Climate Politics Abroad Are Turning Decidedly Skeptical

By H. Sterling Burnett – ReBlogged From WUWT

From Alberta to Australia, from Finland to France and beyond, voters are increasingly showing their displeasure with expensive energy policies imposed by politicians in an inane effort to fight purported human-caused climate change.

Skepticism about whether humans are causing dangerous climate change has always been higher in the United States than in most industrialized countries. As a result, governments in Europe, Canada, and in other developed countries are much farther along the energy-rationing path that cutting carbon dioxide emissions requires than the United States is. Residents in these countries have begun to revolt against the higher energy costs they suffer under as a result of ever-increasing taxes on fossil fuels and government mandates to use expensive renewable energy.

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Climate-Related Deaths and Insecurity

By Andy May – Re-Blogged From http://www.WattsUpWithThat.com

In this post we will discuss the assertion that there will be more climate-related deaths due to man-made global warming. This is the fifth post in a series of seven.

There will be more heat-related deaths

The IPCC AR5 report does not have much to say regarding climate-related mortality, they do mention that heat-related deaths will increase in several places, the following is from page 49 of the WG2 technical summary:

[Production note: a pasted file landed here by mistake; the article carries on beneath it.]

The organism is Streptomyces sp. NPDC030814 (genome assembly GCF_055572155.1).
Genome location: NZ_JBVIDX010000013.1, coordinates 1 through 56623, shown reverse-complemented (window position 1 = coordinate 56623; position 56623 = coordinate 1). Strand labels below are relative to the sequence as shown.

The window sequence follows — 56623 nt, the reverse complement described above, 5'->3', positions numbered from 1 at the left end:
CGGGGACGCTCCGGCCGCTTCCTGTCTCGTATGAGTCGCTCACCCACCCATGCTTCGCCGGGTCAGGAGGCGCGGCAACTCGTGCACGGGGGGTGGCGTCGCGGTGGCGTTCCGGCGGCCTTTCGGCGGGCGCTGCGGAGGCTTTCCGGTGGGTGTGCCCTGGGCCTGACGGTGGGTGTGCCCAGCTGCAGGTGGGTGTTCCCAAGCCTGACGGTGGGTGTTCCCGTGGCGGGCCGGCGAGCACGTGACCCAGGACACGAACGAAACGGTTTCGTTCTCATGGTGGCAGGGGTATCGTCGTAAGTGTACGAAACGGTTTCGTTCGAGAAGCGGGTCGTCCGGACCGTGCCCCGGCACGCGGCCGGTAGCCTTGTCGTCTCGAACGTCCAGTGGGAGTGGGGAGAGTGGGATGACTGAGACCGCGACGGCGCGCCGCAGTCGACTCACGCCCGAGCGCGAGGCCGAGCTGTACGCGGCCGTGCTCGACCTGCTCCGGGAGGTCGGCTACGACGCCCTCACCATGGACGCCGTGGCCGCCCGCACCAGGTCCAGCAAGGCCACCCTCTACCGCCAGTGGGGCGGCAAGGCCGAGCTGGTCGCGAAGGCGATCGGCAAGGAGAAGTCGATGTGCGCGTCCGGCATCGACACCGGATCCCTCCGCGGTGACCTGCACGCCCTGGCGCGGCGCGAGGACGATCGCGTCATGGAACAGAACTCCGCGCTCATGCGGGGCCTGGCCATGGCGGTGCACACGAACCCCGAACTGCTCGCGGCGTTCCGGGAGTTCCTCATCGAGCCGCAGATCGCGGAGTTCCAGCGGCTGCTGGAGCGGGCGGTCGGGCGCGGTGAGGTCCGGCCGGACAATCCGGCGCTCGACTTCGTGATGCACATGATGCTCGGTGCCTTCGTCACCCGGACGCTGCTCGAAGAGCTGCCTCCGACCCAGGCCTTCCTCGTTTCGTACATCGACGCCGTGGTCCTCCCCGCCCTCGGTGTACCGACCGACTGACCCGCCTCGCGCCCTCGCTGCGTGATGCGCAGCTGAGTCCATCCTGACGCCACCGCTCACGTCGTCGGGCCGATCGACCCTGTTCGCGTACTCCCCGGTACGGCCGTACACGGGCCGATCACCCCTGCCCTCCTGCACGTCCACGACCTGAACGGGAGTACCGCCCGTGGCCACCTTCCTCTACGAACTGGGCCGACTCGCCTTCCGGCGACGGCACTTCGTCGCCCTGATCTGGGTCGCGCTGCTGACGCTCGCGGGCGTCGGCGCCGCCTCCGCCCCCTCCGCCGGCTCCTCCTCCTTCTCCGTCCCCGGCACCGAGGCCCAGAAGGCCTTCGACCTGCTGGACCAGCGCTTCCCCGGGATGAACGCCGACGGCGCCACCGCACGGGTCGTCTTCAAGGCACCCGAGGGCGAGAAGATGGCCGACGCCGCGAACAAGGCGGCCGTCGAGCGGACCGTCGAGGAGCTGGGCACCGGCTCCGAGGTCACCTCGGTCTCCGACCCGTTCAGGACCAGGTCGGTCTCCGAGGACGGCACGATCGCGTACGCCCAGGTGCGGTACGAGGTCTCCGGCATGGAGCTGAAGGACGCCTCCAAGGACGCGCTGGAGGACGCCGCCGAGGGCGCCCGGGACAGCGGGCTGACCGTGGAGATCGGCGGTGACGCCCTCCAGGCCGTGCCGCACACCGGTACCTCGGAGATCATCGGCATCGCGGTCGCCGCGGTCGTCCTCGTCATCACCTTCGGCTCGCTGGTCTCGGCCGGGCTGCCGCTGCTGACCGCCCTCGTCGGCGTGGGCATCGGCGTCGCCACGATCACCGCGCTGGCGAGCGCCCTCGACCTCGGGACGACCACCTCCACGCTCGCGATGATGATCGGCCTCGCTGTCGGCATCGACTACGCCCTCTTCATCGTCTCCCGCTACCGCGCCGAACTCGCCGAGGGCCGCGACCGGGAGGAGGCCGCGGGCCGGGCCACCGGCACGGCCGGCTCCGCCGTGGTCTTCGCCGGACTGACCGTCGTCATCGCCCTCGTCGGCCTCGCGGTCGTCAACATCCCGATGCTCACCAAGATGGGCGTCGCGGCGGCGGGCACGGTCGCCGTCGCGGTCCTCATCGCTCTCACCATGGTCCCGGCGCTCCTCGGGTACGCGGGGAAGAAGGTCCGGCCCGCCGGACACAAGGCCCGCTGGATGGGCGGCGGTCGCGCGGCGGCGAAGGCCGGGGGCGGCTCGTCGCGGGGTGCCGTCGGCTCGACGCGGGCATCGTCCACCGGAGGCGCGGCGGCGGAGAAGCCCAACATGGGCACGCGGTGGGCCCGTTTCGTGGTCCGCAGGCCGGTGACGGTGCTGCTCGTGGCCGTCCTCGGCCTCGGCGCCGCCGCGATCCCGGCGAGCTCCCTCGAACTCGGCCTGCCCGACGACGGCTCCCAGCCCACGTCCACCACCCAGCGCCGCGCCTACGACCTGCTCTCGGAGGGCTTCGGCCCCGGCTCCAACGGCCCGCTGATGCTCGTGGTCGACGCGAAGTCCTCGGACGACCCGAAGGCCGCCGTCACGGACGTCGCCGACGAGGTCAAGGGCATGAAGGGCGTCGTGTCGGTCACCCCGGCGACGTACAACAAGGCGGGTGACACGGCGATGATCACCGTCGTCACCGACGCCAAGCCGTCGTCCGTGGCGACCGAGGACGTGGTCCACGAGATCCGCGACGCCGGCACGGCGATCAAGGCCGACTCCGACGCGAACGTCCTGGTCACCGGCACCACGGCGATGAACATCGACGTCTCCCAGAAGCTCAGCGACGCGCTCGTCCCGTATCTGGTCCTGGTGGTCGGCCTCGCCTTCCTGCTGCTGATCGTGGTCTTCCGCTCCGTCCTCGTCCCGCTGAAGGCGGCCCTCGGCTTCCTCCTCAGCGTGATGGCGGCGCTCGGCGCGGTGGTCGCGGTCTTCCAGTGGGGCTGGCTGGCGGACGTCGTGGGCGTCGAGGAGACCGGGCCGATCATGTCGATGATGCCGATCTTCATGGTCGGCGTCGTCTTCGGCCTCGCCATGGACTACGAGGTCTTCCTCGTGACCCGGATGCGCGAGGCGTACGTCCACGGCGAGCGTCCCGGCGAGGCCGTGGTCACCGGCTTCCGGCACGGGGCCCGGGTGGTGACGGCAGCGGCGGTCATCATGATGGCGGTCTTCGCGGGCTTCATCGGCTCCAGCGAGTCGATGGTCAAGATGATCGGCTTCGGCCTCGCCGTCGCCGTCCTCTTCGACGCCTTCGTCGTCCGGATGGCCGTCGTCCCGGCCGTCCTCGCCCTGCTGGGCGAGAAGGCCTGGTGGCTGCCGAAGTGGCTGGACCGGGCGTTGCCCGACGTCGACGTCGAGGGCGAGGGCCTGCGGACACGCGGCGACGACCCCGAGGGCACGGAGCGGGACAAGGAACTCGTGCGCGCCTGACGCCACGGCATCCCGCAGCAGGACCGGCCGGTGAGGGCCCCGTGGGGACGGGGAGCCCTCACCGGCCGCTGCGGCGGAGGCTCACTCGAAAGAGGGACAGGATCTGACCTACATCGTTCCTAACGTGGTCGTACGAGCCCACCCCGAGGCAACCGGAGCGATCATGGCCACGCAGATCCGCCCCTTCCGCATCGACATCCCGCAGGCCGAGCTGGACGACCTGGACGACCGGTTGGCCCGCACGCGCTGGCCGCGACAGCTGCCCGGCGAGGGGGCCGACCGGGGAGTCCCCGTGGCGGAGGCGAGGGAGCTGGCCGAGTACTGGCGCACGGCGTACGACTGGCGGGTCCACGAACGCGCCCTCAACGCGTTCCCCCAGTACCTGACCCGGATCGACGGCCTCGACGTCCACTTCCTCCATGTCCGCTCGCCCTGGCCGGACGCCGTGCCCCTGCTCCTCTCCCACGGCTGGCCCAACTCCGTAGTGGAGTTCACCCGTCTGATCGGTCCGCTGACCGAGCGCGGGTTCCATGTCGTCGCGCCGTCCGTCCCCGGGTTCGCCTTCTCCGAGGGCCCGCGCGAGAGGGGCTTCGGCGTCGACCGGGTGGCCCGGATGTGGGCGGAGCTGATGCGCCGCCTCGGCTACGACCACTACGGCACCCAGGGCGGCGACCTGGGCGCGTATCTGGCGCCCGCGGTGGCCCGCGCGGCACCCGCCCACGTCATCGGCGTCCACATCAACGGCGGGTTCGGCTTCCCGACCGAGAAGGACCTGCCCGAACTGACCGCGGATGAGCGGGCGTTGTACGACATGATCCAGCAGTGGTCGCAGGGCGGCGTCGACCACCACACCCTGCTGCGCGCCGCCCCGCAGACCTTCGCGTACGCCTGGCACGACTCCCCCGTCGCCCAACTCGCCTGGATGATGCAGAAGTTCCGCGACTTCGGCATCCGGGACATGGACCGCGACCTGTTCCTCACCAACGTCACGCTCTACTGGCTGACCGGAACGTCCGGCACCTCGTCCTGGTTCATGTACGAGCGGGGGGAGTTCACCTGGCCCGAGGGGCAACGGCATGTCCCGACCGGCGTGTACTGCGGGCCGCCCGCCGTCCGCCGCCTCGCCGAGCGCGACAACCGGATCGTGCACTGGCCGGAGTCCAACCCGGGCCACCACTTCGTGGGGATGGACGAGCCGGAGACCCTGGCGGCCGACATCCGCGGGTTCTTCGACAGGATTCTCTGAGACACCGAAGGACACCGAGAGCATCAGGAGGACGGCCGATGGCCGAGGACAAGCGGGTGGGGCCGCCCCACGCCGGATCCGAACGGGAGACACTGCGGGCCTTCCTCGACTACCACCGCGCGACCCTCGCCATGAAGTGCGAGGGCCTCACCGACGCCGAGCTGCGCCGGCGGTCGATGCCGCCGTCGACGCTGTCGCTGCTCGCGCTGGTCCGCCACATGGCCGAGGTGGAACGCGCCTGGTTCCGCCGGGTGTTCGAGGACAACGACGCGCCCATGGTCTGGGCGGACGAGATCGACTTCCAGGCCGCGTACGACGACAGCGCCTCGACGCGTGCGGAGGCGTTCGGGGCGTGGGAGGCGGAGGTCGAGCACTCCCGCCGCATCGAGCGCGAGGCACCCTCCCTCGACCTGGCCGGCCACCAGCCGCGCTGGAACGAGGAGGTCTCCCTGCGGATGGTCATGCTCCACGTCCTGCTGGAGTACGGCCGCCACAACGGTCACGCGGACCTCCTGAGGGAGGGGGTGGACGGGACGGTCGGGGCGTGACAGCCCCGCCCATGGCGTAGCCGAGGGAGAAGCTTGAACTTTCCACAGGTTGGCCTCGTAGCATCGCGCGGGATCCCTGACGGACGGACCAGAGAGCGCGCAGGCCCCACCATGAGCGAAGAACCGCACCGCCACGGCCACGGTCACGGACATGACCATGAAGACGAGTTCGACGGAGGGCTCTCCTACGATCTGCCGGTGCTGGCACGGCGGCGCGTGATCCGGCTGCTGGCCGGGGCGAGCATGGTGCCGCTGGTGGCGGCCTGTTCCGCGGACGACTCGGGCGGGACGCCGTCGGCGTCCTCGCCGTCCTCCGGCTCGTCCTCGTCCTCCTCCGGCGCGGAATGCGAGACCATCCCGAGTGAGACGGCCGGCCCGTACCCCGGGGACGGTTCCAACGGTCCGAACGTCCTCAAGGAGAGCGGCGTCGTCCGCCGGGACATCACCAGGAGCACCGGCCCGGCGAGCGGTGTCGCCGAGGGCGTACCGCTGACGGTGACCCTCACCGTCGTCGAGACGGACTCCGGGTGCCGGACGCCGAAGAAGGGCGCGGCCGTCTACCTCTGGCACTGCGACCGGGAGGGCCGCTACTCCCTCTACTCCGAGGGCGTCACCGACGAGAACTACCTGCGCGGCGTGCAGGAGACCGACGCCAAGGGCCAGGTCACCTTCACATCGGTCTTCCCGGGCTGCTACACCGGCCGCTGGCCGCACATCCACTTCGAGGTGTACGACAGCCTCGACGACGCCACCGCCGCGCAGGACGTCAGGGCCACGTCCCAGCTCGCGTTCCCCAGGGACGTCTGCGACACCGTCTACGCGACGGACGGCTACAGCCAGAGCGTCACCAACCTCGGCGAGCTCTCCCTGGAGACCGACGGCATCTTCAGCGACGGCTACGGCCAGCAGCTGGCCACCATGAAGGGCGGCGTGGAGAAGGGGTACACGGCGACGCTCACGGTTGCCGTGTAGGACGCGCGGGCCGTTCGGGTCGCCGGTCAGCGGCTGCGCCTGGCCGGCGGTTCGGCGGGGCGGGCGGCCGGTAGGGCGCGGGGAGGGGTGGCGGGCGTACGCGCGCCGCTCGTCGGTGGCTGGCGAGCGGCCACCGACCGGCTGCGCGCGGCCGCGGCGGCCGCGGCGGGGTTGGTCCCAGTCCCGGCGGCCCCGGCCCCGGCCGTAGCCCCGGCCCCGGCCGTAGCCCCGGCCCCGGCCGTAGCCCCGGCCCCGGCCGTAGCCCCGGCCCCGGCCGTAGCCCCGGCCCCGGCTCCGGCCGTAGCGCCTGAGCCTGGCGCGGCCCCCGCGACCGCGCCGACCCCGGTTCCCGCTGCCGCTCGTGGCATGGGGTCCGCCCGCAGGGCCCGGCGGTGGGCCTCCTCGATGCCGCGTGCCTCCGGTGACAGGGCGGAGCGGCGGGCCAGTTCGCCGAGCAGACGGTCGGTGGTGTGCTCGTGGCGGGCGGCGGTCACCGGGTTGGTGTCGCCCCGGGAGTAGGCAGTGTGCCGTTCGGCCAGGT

“At present the worldwide burden of human ill-health from climate change is relatively small compared with effects of other stressors and is not well quantified. However, there has been increased heat-related mortality and decreased cold-related mortality in some regions as a result of warming (medium confidence).”

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Fragmenting Countries, Part 1: Catalonia Is Just The Beginning

By John Rubino – Re-Blogged From Dollar Collapse

Picture a life where you do most of your shopping through Amazon.com and the local farmers’ market, most of your communicating through Facebook and Instagram, much of your travel via Uber, and much of your saving and transacting with bitcoin, gold and silver.